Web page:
Sec. A-14. 9-A MRSA 8-206-J is enacted to read:

8-206-J. Residential mortgage loan requirements

1. Beginning October 1, 2009, residential mortgage loans are subject to the following restrictions.
A. In connection with a consumer credit transaction secured by a consumer's principal dwelling, no creditor or mortgage broker, and no affiliate of a creditor or mortgage broker, shall directly or indirectly coerce, influence or otherwise encourage an appraiser to misstate or misrepresent the value of such dwelling.

(1) In connection with a consumer credit transaction secured by a consumer's principal dwelling, a creditor who knows, at or before loan consummation, of a violation of this paragraph in connection with an appraisal may not extend credit based on such appraisal unless the creditor documents that it has acted with reasonable diligence to determine that the appraisal does not materially misstate or misrepresent the value of such dwelling.

(2) For purposes of this paragraph, "mortgage broker" means a person, other than an employee of a lender, who for compensation or other monetary gain, or in expectation of compensation or other monetary gain, arranges, negotiates or otherwise obtains an extension of consumer credit for another person. "Mortgage broker" includes a person meeting this definition, even if the consumer credit obligation is initially payable to such person, unless the person provides the funds for the transaction at consummation out of the person's own resources, out of deposits held by the person or by drawing on a bona fide warehouse line of credit.

(3) For the purposes of this paragraph, "appraiser" means a person who engages in the business of providing assessments of the value of dwellings. "Appraiser" includes a person that employs, refers or manages appraisers and affiliates of such persons.

B. In connection with a consumer credit transaction secured by a consumer's principal dwelling, a servicer may not:

(1) Fail to credit a payment to the consumer's loan account as of the date of receipt, except when a delay in crediting does not result in any charge to the consumer or in the reporting of negative information to a consumer reporting agency or except as provided in subparagraph (4);

(2) Impose on the consumer any late fee or delinquency charge in connection with a payment, when the only delinquency is attributable to late fees or delinquency charges assessed on an earlier payment and the payment is otherwise a full payment for the applicable period and is paid on its due date or within any applicable grace period;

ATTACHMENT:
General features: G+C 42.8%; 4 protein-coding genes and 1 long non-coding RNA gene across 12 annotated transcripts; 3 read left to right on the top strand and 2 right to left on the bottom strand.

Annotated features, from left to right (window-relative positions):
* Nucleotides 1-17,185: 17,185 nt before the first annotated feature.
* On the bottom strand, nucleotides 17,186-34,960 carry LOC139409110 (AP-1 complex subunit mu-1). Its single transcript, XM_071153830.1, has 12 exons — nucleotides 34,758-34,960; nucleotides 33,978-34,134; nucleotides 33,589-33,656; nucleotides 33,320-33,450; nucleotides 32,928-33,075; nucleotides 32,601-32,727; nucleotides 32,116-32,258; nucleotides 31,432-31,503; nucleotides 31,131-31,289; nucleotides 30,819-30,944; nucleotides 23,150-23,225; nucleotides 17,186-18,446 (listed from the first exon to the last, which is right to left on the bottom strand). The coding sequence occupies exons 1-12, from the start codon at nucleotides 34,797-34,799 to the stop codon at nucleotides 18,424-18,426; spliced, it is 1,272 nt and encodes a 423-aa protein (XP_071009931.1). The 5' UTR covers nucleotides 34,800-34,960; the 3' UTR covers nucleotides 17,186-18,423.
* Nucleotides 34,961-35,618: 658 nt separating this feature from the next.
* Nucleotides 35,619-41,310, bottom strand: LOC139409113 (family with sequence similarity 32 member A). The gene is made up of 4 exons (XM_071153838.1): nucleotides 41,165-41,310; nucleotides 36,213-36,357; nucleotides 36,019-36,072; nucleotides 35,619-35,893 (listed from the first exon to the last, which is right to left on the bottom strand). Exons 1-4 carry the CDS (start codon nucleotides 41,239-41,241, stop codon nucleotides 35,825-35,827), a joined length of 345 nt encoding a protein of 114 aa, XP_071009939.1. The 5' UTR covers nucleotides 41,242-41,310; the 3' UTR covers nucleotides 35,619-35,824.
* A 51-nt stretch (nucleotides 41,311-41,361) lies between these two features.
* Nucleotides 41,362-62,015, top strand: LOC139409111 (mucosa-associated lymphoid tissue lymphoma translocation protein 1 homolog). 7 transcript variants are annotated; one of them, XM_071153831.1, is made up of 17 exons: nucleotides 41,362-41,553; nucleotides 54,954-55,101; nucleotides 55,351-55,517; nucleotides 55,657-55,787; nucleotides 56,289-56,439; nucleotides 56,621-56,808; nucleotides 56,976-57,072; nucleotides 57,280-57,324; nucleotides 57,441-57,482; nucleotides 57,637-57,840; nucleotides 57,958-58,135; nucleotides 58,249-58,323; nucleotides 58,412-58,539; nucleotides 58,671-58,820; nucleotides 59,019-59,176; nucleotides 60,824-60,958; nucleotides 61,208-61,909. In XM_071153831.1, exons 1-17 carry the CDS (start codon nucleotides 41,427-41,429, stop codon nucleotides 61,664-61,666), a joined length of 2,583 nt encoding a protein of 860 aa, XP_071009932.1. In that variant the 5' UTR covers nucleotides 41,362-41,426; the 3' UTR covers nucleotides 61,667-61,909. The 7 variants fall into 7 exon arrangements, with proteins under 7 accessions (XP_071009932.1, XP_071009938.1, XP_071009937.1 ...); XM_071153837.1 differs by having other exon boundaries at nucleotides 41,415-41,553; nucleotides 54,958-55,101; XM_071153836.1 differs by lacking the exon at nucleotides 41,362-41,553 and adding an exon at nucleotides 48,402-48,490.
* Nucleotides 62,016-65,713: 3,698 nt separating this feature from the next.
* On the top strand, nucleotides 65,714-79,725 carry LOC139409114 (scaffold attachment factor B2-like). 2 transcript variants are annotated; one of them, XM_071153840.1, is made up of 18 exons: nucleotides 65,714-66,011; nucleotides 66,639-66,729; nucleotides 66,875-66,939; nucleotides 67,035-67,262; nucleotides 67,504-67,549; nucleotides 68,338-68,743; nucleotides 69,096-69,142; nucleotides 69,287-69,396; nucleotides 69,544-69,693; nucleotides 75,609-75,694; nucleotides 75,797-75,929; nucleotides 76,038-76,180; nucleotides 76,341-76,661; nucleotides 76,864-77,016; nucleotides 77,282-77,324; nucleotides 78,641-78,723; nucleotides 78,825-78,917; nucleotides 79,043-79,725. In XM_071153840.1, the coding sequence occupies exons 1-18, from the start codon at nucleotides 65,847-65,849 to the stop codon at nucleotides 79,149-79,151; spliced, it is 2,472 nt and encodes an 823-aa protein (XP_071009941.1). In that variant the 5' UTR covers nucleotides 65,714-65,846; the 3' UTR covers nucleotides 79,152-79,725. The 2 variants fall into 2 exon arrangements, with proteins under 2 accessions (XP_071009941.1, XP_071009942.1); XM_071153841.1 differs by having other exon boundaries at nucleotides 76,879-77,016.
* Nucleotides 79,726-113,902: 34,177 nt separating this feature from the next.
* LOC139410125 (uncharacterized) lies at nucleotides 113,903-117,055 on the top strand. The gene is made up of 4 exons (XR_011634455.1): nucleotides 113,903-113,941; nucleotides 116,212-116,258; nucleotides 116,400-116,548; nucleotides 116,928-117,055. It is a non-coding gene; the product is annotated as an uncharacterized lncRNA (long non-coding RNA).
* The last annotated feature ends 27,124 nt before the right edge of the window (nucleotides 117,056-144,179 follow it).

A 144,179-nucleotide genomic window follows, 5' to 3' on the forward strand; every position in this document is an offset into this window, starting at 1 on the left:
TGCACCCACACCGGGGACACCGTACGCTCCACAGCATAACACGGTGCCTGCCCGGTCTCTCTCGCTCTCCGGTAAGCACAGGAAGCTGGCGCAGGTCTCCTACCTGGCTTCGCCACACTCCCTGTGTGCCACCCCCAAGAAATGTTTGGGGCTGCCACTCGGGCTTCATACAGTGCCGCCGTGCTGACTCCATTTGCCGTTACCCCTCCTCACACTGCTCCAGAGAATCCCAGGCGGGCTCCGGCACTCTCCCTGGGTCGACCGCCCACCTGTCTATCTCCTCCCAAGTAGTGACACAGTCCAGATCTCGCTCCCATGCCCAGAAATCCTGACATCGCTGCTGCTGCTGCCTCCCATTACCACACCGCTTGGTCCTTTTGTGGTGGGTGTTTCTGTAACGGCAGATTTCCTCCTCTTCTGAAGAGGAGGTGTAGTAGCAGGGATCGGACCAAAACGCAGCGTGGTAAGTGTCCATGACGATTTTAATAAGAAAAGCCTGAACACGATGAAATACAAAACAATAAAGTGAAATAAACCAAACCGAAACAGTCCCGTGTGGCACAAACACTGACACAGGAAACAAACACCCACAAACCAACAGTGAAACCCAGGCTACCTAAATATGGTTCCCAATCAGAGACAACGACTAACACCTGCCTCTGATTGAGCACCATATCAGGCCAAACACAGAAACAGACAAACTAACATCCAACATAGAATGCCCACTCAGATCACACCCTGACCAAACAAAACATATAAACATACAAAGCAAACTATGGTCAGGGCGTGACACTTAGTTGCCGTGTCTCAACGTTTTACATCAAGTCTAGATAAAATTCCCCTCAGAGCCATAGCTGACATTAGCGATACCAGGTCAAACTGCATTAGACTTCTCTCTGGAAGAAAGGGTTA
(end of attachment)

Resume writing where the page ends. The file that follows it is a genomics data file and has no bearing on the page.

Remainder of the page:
(3) Fail to provide, within a reasonable time after receiving a request from the consumer or any person acting on behalf of the consumer, an accurate statement of the total outstanding balance that would be required to satisfy the consumer's obligation in full as of a specified date; or

(4) Fail to credit a payment as of 5 days after receipt if a servicer specifies in writing requirements for the consumer to follow in making payments, but accepts a payment that does not conform to the requirements.

For purposes of this paragraph, "servicer" and "servicing" have the same meanings as provided in 24 Code of Federal Regulations, Section 3500.2(b).

C. This subsection does not apply to a home equity line of credit subject to section 8-205.
2. Residential mortgage loans are subject to the following enhanced restrictions.
A. A creditor may not recommend or encourage default on an existing loan or other debt prior to and in connection with the closing or planned closing of a residential mortgage loan that refinances all or a portion of the existing loan or debt.
B. A borrower may not be charged for a late payment unless the loan documents specifically authorize the charge, the charge is not imposed unless the payment is past due for 10 days or more and the charge does not exceed 5% of the amount of the late payment. A late payment charge may not be imposed more than once with respect to a particular late payment. If a late payment charge is deducted from a payment made on the residential mortgage loan and that deduction results in a subsequent default on a subsequent payment, a late payment charge may not be imposed for that default. A creditor or servicer may apply any payment made in the order of maturity to a prior period's payment due even if the result is late payment charges accruing on subsequent payments due.